5. As an agent I would point out 2 things, firstly if the landlord has rent and legal insurance there will be a requirement to reference tenants to enable the policy to continue and secondly I find that more tenants and landlords are now asking for the security of a fixed term rather than periodic tenancy – tenant knows what the rent will be for coming 12 months and landlord has peace of mind that property Is occupied and rent should be coming in every month. There is a cost involved for agents – not £420 but a cost nevertheless

  6. Relevant points Jeremy but as you say the cost isnt £420.

    I dont agree on your point about the tenant knowing what the rent will be for the next 12 months. A landlord would commonly raise the rent upon expiry and that would be binding for 12 months whether the tenancy was fixed term or periodic anyway

  7. “Jeremy
    January 14, 2013 | 6:05 pm

    As an agent I would point out 2 things, firstly if the landlord has rent and legal insurance there will be a requirement to reference tenants to enable the policy to continue

    Can you state which policy this is (preferably with a link to their T&C’s)

    “and secondly I find that more tenants and landlords are now asking for the security of a fixed term rather than periodic tenancy”

    That is surprising, I find that far more tenants and landlords prefer periodic, (although I am not a letting agent).

  8. “The worst that can happen.

    If you refuse to pay, what can the agents do? Well, provided you are paying your rent, the worst they can do is serve a section 21 notice on you. But they cannot actually require you to leave without getting a court order for possession first.”

    Perhaps also be a bit wary about asking the landlord/letting agent for a reference in future.

    Getting a court order for possession will require action (and the cost of legal fees) from the landlord

    Which is tax deductable for the landlord and if successful, court costs can be claimed from the tenant.

  9. @HB Any eviction has to be done by the LANDLORD.

    Why on earth is it to his advantage to go through all the bother of evicting a tenant and then finding a new one (for which he will have to pay a new tenant find fee to the agent) simply because the tenant does not want to pay a renewal fee of £420 to his agent?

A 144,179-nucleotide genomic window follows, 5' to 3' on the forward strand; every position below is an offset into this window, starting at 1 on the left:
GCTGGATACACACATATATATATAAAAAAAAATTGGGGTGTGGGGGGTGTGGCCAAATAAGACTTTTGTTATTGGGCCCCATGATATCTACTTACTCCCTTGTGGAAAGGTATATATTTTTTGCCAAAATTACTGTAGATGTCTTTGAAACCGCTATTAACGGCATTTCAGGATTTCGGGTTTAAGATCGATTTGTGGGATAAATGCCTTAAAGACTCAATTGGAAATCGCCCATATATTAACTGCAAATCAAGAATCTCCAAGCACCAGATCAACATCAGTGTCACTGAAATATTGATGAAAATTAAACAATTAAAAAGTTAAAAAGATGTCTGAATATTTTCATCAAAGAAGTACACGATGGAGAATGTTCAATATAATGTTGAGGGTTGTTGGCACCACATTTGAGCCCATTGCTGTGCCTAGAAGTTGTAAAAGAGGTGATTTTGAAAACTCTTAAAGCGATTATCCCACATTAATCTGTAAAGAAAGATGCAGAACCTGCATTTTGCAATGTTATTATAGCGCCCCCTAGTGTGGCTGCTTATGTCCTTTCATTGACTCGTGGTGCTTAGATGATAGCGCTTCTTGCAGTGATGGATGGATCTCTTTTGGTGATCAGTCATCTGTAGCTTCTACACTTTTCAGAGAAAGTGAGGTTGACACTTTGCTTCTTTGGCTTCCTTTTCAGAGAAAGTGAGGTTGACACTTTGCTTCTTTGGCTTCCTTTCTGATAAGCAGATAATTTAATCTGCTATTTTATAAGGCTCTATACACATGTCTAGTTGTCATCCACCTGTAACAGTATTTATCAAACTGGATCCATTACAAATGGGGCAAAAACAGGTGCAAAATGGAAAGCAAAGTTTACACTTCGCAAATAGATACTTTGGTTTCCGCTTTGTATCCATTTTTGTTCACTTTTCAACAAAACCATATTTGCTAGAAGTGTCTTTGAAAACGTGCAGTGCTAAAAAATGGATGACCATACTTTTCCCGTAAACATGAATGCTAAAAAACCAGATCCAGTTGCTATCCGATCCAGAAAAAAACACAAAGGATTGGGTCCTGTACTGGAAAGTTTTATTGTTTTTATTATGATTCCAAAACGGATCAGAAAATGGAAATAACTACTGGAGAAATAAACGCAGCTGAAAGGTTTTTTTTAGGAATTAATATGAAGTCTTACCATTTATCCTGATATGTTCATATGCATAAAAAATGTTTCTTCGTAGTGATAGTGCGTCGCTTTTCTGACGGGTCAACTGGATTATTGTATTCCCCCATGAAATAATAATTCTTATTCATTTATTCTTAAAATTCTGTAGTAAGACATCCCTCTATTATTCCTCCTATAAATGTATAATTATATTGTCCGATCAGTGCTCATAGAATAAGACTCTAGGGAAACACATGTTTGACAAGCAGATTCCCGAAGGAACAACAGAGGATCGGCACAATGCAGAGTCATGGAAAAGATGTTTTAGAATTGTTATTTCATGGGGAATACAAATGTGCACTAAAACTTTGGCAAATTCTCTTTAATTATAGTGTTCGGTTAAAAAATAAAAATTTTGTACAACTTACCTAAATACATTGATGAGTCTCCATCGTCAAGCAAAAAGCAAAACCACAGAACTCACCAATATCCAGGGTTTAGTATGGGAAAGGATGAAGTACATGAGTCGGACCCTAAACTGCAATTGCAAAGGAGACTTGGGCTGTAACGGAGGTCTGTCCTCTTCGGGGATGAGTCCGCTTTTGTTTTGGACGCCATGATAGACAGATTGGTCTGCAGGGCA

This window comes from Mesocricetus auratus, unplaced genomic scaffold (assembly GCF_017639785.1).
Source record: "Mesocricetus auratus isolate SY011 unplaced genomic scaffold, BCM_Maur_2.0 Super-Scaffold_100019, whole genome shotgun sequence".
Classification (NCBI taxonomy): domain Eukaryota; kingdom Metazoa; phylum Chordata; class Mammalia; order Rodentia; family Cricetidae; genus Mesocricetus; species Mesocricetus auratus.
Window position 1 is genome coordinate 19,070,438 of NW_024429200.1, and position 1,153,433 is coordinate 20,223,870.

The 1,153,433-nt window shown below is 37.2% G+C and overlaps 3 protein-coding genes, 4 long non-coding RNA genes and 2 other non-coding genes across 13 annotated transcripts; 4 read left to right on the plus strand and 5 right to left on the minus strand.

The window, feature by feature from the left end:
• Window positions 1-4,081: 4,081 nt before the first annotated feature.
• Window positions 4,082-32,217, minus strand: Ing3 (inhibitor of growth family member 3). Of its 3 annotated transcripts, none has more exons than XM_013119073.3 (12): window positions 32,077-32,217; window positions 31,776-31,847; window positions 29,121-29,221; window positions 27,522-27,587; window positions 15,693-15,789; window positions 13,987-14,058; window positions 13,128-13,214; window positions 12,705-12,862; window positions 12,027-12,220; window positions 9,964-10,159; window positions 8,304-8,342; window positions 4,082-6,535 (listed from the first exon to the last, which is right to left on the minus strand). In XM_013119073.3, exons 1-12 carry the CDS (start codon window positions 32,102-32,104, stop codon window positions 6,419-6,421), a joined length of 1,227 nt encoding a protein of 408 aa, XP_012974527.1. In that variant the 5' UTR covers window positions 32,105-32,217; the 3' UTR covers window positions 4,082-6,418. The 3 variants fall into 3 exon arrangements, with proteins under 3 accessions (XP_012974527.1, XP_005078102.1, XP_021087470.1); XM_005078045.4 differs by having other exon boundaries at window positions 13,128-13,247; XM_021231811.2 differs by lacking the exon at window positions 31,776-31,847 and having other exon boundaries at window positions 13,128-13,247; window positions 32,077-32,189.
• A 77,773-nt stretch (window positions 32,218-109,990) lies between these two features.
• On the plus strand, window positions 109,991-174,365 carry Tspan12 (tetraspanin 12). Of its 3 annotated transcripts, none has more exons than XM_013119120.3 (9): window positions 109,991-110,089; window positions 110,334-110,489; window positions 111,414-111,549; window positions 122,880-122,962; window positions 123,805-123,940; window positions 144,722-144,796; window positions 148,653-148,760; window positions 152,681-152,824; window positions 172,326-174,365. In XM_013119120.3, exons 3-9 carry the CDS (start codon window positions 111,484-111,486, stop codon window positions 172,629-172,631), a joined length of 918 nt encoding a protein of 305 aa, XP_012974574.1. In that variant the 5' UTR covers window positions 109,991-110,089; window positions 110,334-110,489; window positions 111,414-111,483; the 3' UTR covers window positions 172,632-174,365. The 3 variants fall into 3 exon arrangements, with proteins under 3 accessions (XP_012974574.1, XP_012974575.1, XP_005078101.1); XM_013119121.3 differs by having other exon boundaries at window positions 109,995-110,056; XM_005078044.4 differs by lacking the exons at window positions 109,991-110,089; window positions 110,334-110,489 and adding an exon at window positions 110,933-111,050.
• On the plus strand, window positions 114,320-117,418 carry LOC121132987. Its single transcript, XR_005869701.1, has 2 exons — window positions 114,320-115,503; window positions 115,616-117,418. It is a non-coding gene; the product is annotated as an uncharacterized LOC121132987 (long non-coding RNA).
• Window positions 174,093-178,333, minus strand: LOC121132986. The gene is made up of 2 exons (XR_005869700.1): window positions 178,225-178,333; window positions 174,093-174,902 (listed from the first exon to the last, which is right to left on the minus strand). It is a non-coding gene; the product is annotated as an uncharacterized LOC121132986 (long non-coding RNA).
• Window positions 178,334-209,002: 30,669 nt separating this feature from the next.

So far as costs are concerned, the most he will be able to claim in standard cases is about £244 which is FAR less than the costs of the solicitors acting.

    If he does the work himself he will normally only be able to claim the cost of the court fee.

  10. Why on earth is it to his advantage to go through all the bother of evicting a tenant and then finding a new one

    I didn’t claim it was to the landlords advantage. I simply pointed out that the costs are tax deductable and the court fees can be claimed from the tenant if successful.

    But if you are asking why landlords go through all the bother of evicting a tenant then finding a new one, it is because they are acting on the ‘professional’ advice from their letting agent. If letting agents are managing to scam a £420 renewal fee or fees for setting up a new tenancy it is certainly in their own advantage- at least in the short term.

    An added little twist is charging £40 a time for providing future references. Which rubs salt in the wound if they instigated the tenant’s eviction in the first place.




»

«

About the post author:

Tessa Shepperson

Tessa is a lawyer specialising in residential landlord and tenant law. She runs the Landlord Law website (now in its 12th year) and is a director of Easy Law Training Ltd and Your Law Store. Tessa also sits on the Property Redress Scheme Council. When not working she enjoys reading, cooking and messing around on the computer. You can also find her on Google



The Landlord Law Blog from Tessa Shepperson

Tessa is an English lawyer specialising in residential landlord and tenant law.


Legal Services

Legal services are provided via Tessa's online service Landlord Law. Some advice services are provided by Tessa, other legal services are provided by specialist housing firm Anthony Gold.


Disclaimer

The purpose of this blog is to provide information, comment and discussion. Although Tessa, or guest bloggers, may from time to time, give helpful comments to readers' questions, these can only be based on the information given by the reader in his or her comment, which may not contain all material facts. Any comments or suggestions provided by Tessa or any guest bloggers should not therefore be relied upon as a substitute for legal advice from a qualified lawyer regarding any actual legal issue or dispute.


Nothing on this website should be construed as legal advice or perceived as creating a lawyer-client relationship (apart from the Fast Track block clinic service - so far as the questioners only are concerned).


Guest bloggers

Please note that any opinion expressed by a guest blogger is his or hers alone, and does not necessarily reflect the views of Tessa Shepperson, or the other writers on this blog.


Other websites from Tessa

Lodger Landlord | Google+ | Your Law Store | Google | Landlord Law facebook page | How to Evict Your Tenant website | the Which Tenancy Agreement Guide | Landlords Tips | Tenants Tips | Working on the Web | Landlord Law Store